Foto8 currently has an exhibition on at their gallery by Dana Popa titled ‘After the New Man’. Dana Popa is Romanian herself and this exhibition is looking at the generation born just after the fall of the communist regime. Popa describes the generation she has photographed as a ‘generation that has no memories of communism’, as a result of not being part of this communist history this generation seem to be misplaced in a landscape that still holds the memories of the communist regime.
The exhibition space was fairly typical, with it’s open space and white walls. Each photograph was numbered but no description of the work on the walls, instead the descriptions were on an A4 piece of paper, which you collected at the door. The photographs numbers matched up with a description on the paper. I quite enjoyed the way they were numbered, by numbering the photographs there was a clear order to view them, in which I felt I must stick to. By having this order the exhibition became reminiscent of viewing a book, in that you became compelled to see the work the way and in the order the photographer intends. I had the odd issue when viewing the work as each photograph was behind glass, causing a glare on some of the images ruining the experience a little. The positioning of some of them made it slightly awkward to view as they were mounted behind the receptionists desk, making the work seem cramped in this space.
Moving on from the physical layout of the exhibition I thought that the concept of Dana Popa’s work was very clear. From the background research I did before visiting the exhibition I found out that she aimed to photograph the everyday youth, to capture the moment when they reveal themselves and aren’t reacting to her presence.
What I enjoyed about ‘After the New Man’ is that although Popa was photographing the generation born after the communist regime, she did not restrict herself to a series of portraits. The body of work looks at the landscape and still lives within Romania, which I found refreshing as I went around the exhibition, as they were integrated throughout the portraits of this generation. It also helped to communicate a wider overview of the Romanian culture at the present time to the viewer. For me the series painted quite a depressive atmosphere about the country at this time and the descriptions to accompany the photographs only aided me to come to this conclusion. Now there is no communism they are free to travel and leave their home, many do not feel they belong and want to travel.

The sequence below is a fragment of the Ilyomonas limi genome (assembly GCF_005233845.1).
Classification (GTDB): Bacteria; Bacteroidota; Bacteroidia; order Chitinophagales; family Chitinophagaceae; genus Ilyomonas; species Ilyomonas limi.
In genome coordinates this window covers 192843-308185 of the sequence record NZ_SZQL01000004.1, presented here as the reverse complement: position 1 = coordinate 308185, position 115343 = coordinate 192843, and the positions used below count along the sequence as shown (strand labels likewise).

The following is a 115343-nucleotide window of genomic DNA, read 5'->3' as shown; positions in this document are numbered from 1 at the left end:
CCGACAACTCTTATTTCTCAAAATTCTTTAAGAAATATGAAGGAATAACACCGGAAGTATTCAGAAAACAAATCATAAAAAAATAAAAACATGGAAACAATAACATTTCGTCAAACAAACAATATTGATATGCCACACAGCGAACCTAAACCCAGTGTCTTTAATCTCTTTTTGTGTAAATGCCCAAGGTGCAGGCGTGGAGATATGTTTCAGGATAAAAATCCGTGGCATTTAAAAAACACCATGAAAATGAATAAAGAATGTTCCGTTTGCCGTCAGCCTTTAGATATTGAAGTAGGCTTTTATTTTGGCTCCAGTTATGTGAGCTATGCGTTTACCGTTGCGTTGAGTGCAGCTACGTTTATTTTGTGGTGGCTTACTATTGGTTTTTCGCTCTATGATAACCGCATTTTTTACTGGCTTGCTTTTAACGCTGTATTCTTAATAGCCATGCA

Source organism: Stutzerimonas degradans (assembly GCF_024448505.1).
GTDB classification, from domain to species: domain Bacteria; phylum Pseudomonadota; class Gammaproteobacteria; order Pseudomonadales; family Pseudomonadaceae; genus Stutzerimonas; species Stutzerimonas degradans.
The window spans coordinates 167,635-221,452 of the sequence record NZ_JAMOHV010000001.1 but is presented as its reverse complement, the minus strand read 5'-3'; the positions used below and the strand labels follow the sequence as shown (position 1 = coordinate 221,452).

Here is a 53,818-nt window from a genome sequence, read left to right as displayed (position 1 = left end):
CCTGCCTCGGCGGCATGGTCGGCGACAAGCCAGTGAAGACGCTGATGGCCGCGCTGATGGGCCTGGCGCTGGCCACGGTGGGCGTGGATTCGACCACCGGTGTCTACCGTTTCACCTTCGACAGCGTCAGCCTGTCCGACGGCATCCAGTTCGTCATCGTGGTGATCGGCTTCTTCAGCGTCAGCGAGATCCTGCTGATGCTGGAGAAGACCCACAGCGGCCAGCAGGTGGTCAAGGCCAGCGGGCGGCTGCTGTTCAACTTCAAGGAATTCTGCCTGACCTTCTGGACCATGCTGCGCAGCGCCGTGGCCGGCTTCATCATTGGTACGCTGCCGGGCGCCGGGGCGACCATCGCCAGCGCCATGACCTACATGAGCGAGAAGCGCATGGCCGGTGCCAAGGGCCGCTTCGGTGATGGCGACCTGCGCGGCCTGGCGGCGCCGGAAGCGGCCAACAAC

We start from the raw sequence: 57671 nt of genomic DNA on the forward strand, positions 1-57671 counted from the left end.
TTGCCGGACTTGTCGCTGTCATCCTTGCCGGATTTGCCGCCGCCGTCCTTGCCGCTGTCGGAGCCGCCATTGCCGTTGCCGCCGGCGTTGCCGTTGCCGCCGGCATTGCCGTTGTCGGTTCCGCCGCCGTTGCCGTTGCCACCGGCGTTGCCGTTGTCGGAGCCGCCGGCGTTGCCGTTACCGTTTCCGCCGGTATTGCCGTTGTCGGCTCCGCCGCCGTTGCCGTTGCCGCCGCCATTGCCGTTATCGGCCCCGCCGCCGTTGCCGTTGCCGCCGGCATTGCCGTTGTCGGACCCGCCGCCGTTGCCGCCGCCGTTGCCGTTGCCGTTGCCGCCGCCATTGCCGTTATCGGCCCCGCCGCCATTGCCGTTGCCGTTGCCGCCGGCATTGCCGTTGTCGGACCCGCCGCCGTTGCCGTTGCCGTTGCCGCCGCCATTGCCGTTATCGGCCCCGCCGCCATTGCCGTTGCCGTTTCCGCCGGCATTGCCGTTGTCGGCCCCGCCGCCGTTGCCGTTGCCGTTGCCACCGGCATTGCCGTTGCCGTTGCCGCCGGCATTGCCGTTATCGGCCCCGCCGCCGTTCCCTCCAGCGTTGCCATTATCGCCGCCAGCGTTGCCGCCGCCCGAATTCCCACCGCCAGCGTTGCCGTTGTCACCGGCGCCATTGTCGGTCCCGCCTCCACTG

“Now I can see better the blocks of flats we live in, like cages, one on top of another.” – One of the descriptions about a photograph in the series.
Dana Popa gives an vivid description of Romania at this present time, whether it is accurate I am not sure as I do not know much about the Romanian culture. But her background and experience of coming from there have helped her in creating a powerful body of work on this generation.